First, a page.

Professor, Sir Lenny Henry CBE actor, TV presenter, comedian and campaigner is today leading the launch of an independent new centre for excellence aimed at pushing for a more diverse and representative UK media landscape.
The Sir Lenny Henry Centre for Media Diversity, based at Birmingham City University, is taking on the current status quo in the UK media where large sections of society are not adequately represented on a regular basis. By identifying, scrutinising and analysing existing policies and processes in the media industry and highlighting areas of best practice, the centre aims to help increase the diversity and inclusion quota in the UK media.
The launch of the new centre follows many years of development and pools the expertise of a number of top media professionals and academics including Professor Diane Kemp (the Centre’s Director), celebrated journalist Marcus Ryder and Director of BA (Hons) Journalism courses at the Birmingham Institute of Media and English, Marverine Duffy.
A core group member of the centre which bears his name, Sir Lenny Henry has been campaigning about the lack of diversity in the UK media for more than a decade. He champions the idea that diversity is not the thing you do as an afterthought, it is how you make great telly.
“Society is shaped by the stories we tell ourselves and who tells those stories and for whom.”
Extremely passionate about inclusion in the industry, Sir Lenny takes every opportunity to shed light on this issue. Delivering a speech at the Royal Television Society last autumn, he called on the television industry to do better. He said:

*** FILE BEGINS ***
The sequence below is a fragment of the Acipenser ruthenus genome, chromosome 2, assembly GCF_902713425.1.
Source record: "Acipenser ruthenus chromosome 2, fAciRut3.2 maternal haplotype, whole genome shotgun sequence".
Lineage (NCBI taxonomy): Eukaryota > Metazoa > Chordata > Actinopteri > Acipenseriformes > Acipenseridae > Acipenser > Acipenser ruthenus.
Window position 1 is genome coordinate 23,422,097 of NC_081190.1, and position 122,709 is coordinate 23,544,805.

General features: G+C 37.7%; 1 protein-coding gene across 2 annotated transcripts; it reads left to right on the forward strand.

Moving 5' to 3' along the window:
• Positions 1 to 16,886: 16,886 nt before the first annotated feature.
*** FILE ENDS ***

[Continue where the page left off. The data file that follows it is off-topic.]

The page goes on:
“There is no doubt that there is a moral imperative for increasing diversity. Society is shaped by the stories we tell ourselves and who tells those stories and for whom. Diversity creates a better society.”
He makes the case that inclusion should not be seen as a tick box exercise or about being politically correct, but a genuine recognition that true representation in the UK media, both in front of and behind the camera fosters better returns, via viewer satisfaction and ratings.
Sir Lenny added: “I do not believe we have to choose between great television or great diversity. The fact is diversity makes television better.”
We look forward to the positive changes that are sure to come from the new centre.